"The tea is ready, Mary?" Without looking at her watch, she knew that it was eight fifteen and she knew that her grandfather would be down at any moment, dressed as he was each morning, as though he still had an office to go to. He would harrumph, look at Audrey angrily, as he always did, refuse stolidly to speak to her, glare at her once or twice, sip his tea, read the newspaper, eat two soft-boiled eggs, one slice of toast, drink one more cup of English tea, and then bid her good morning. His morning ritual did not unnerve Audrey, who barely seemed to take notice of him. She had begun reading his newspaper when she was twelve, and had discussed it with him seriously whenever she had a chance. At first, he had been amused, and then eventually he had realized how much of it she absorbed and how well formed her opinions were. They had had their first major political disagreement on her thirteenth birthday and she hadn't spoken to him for a week, much to his delight. He had been terribly proud of her then, and still was. It was a great source of pleasure when shortly afterward she found her own paper at her place in the morning. Since then she read her paper every morning, and when he finally wished to speak to her, she was more than happy to discuss with him any items that had caught his interest. They would then proceed to argue horribly about everything they read, from world politics to local news, even to stories about dinner parties given by their friends. They rarely agreed on anything, which was why Annabelle hated having breakfast with them.
"Yes, miss. The tea is ready." The maid in the gray uniform said it as though gritting her teeth, bracing herself for an enemy attack, and a moment later it came. His careful step in the hall, as his impeccably shined shoes left the Persian rug for a moment before meeting another in the dining room, his growling harrumph as he pulled back his chair, sat down, and stared only for a fraction of an instant at Audrey, and then carefully unfolded his newspaper. The maid poured tea as he glared at her, and then cautiously he sipped it. By then, Audrey was engrossed in the news, totally unaware of how the summer sunlight shone on her copper hair, and her long delicate hands holding the newspaper. For an instant, he watched her, caught as he often was by her beauty, though she didn't know it. It was that which made her even more lovely, the fact that she never gave it any thought. Unlike her sister who thought about nothing else.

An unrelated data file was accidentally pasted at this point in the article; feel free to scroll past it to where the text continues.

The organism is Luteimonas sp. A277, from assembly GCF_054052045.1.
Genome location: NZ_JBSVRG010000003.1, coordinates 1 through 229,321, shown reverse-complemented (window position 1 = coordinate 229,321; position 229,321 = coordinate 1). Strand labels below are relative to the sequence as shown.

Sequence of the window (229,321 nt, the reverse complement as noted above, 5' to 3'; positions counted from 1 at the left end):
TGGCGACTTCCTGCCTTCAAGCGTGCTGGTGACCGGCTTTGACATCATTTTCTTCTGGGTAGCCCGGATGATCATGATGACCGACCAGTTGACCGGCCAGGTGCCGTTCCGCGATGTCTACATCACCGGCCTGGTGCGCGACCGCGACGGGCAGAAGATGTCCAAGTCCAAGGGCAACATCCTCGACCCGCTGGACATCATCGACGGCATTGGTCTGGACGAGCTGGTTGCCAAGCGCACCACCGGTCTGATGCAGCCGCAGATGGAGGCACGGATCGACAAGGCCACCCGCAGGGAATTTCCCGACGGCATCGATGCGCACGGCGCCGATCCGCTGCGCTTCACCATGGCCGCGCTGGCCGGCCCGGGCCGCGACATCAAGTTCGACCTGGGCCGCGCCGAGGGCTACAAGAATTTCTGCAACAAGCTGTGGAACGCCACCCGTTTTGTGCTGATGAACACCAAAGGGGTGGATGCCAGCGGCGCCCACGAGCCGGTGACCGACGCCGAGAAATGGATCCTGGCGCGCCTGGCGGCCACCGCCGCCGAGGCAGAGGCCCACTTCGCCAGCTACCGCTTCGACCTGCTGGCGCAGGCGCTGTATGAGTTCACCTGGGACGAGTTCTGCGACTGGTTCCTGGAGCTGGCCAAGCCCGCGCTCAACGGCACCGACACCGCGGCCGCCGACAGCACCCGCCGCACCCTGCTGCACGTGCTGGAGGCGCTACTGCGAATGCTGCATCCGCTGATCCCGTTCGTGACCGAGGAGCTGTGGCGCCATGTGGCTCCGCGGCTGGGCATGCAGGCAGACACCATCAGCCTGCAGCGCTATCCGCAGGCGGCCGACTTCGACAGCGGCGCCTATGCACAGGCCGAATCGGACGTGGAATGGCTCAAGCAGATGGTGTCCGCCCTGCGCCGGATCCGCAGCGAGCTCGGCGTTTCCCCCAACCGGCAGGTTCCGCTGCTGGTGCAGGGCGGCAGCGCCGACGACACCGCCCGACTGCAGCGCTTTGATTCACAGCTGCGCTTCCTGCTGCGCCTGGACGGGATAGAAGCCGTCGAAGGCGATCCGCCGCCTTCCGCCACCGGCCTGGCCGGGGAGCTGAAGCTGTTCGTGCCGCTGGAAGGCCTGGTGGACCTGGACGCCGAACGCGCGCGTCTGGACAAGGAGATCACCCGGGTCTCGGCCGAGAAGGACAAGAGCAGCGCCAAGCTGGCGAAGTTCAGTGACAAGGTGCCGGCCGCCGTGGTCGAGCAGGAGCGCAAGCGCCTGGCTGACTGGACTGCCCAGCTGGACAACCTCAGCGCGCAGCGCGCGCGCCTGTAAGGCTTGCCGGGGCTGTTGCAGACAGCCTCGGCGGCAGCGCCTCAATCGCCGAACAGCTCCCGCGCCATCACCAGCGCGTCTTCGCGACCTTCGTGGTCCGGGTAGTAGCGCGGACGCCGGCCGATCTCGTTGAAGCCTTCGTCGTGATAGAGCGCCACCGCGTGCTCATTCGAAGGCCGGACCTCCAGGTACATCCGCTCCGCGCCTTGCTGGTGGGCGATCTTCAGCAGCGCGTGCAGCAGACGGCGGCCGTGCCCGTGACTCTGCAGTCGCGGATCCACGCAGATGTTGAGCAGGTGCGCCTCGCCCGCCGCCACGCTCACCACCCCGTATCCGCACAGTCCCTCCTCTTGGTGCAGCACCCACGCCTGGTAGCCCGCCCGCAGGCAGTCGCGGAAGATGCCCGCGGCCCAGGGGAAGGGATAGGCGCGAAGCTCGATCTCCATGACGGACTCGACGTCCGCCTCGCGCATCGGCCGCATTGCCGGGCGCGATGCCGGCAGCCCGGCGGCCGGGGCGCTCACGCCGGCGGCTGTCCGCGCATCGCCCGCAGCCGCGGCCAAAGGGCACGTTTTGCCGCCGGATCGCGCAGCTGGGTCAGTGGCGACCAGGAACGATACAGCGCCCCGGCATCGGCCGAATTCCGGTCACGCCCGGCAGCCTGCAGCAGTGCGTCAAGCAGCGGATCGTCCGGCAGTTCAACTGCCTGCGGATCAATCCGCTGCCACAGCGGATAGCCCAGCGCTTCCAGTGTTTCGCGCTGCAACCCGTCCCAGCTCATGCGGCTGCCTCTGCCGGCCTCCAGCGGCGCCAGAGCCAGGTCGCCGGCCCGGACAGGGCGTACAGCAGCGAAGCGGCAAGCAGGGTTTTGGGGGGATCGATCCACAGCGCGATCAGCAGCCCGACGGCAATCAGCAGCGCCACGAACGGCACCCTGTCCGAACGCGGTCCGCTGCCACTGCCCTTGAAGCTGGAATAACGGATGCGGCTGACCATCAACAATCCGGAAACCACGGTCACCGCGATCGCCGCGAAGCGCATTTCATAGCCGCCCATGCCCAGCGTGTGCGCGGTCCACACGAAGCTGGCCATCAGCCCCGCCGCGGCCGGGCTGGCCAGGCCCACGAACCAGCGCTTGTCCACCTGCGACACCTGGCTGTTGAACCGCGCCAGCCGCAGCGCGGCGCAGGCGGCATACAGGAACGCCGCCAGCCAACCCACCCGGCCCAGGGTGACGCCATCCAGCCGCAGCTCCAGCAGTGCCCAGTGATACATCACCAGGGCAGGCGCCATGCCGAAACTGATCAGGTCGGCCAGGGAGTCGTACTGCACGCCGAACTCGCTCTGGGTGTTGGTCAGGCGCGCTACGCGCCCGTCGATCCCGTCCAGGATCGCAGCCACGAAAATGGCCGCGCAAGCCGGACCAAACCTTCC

"Good morning." It was a full thirty minutes later before the words erupted from him, his immaculate white beard barely moving as he spoke, his blue eyes a blaze of summer sky that belied his eighty summers. The maid jumped as he spoke, as she did each morning. She hated serving him breakfast, just as Annabelle hated eating with him. Only Audrey seemed impervious to the gruffness of his manner. She acted no differently than she would have if he had smiled and kissed her hand and called her pretty names each morning.
There were no pretty names on Edward Driscoll's tongue. There never were. Never had been, except for his wife, but she had been dead for twenty years, and he had pretended to be hardened ever since then, and in many ways he was. He was a handsome, beautifully groomed man, once tall and still erect with snowy white hair, a full beard and handsome, broad shoulders. He walked with a careful but determined step, a silver-tipped ebony cane held in one powerful hand, as he gesticulated forcefully with the other. As he did now, glancing over at Audrey.
"I suppose you read the news. They nominated him, the fools. Damn fools, all of them." His voice boomed in the wood-paneled dining room as the young maid quaked and Audrey unsuccessfully concealed a smile. She met his eyes squarely with her own blue eyes, and there was a hint of similarity between them.